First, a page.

U.N. helicopter crashes in South Sudan; possibly shot down

South Sudanese soldiers secure a road near Juba's airport on August 26, 2014. SAMIR BOL/AFP/Getty Images

NAIROBI, Kenya - The U.N. mission in South Sudan says one of its helicopters has crashed, and a U.N. official told The Associated Press that it appears the aircraft was shot down.

The U.N. mission said on Twitter that an Mi-18 cargo helicopter crashed Tuesday near Bentiu, which is hotly contested between the government and rebels. The U.N. said it is deeply concerned about the fate of its crew. A search and rescue team has been sent to the crash site.

The U.N. official, who insisted on anonymity because he was not authorized to speak to the press, said contact with the helicopter was lost at about 3:19 p.m. and that it was apparently shot down near Bentiu.

South Sudan has seen widespread massive violence between rebels and the national army since December.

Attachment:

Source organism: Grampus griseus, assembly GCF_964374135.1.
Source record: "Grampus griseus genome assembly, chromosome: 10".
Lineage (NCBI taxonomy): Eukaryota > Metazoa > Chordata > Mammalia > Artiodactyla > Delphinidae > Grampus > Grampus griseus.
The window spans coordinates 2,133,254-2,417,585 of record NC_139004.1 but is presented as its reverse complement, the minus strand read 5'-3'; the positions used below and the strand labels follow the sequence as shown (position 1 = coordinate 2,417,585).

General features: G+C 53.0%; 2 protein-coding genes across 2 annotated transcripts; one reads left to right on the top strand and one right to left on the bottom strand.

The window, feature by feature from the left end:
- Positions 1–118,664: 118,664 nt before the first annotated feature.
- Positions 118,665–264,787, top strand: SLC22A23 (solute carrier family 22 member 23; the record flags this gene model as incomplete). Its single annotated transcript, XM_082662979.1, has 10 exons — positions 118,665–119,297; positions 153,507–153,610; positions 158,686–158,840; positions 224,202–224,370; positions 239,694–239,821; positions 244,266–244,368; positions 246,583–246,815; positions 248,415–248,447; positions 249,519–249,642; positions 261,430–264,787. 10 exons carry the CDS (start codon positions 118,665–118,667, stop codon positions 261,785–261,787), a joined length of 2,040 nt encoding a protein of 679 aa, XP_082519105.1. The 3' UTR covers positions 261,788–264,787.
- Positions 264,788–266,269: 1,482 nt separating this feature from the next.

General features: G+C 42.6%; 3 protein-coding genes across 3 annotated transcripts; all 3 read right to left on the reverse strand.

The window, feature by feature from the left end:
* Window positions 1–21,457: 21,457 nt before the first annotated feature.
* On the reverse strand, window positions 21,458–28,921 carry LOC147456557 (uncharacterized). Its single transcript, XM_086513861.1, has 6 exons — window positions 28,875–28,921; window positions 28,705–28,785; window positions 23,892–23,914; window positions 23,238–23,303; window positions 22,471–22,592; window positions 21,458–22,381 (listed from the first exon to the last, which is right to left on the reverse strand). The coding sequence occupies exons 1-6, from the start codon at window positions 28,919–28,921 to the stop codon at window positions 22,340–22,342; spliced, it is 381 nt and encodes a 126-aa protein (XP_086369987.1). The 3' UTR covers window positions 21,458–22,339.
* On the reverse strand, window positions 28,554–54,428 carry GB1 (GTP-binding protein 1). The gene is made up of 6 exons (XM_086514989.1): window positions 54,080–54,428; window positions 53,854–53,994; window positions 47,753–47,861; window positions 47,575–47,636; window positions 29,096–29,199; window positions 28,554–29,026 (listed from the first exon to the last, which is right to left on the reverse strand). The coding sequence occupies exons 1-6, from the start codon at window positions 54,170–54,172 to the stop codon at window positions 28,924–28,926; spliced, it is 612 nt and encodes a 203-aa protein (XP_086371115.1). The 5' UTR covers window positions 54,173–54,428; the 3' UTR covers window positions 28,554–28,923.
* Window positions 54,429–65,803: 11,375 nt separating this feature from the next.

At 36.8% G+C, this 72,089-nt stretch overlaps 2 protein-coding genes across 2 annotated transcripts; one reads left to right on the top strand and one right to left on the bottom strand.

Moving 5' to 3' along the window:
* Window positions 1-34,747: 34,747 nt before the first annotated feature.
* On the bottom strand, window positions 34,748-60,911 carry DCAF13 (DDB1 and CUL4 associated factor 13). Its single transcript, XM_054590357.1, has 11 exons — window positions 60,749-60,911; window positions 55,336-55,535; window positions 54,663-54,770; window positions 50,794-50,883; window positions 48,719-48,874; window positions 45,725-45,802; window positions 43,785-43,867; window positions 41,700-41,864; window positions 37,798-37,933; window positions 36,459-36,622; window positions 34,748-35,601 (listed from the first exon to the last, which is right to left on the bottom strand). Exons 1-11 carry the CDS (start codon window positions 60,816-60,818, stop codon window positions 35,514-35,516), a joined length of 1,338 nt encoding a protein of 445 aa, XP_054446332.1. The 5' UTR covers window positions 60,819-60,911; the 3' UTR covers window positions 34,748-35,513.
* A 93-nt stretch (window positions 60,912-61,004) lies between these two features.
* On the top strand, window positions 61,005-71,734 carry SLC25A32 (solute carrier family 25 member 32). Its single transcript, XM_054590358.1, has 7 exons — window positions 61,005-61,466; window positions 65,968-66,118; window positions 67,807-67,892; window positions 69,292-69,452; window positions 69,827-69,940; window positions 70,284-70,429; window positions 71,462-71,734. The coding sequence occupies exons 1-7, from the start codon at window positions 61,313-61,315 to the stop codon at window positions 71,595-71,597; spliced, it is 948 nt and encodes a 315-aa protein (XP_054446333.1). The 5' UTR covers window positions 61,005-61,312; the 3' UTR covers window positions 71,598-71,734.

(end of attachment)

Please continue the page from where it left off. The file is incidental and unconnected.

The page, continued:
In December, another U.N. helicopter was shot down.

The next day, gunfire hit three U.S. military aircraft trying to evacuate American citizens in a remote region of South Sudan that was also hotly contested. Four U.S. servicemembers were wounded in the attack.

On Monday, an East African regional bloc said one of its officials monitoring a cease-fire in South Sudan died while being held by rebel fighters.

The regional bloc, IGAD, said the monitors had landed in Unity state Sunday for a routine inspection mission before being arrested. Seyoum Mesfin, the chair of the IGAD team, said those responsible for the death "will bear consequences." But a security report about the incident seen by The Associated Press said the death - of a man representing South Sudan's government - was from natural causes.

Rebels loyal to South Sudan's former vice president have been fighting government forces since December. Thousands of people have been killed in the fighting and more than 1 million have fled their homes. The country also faces a mass hunger crisis.

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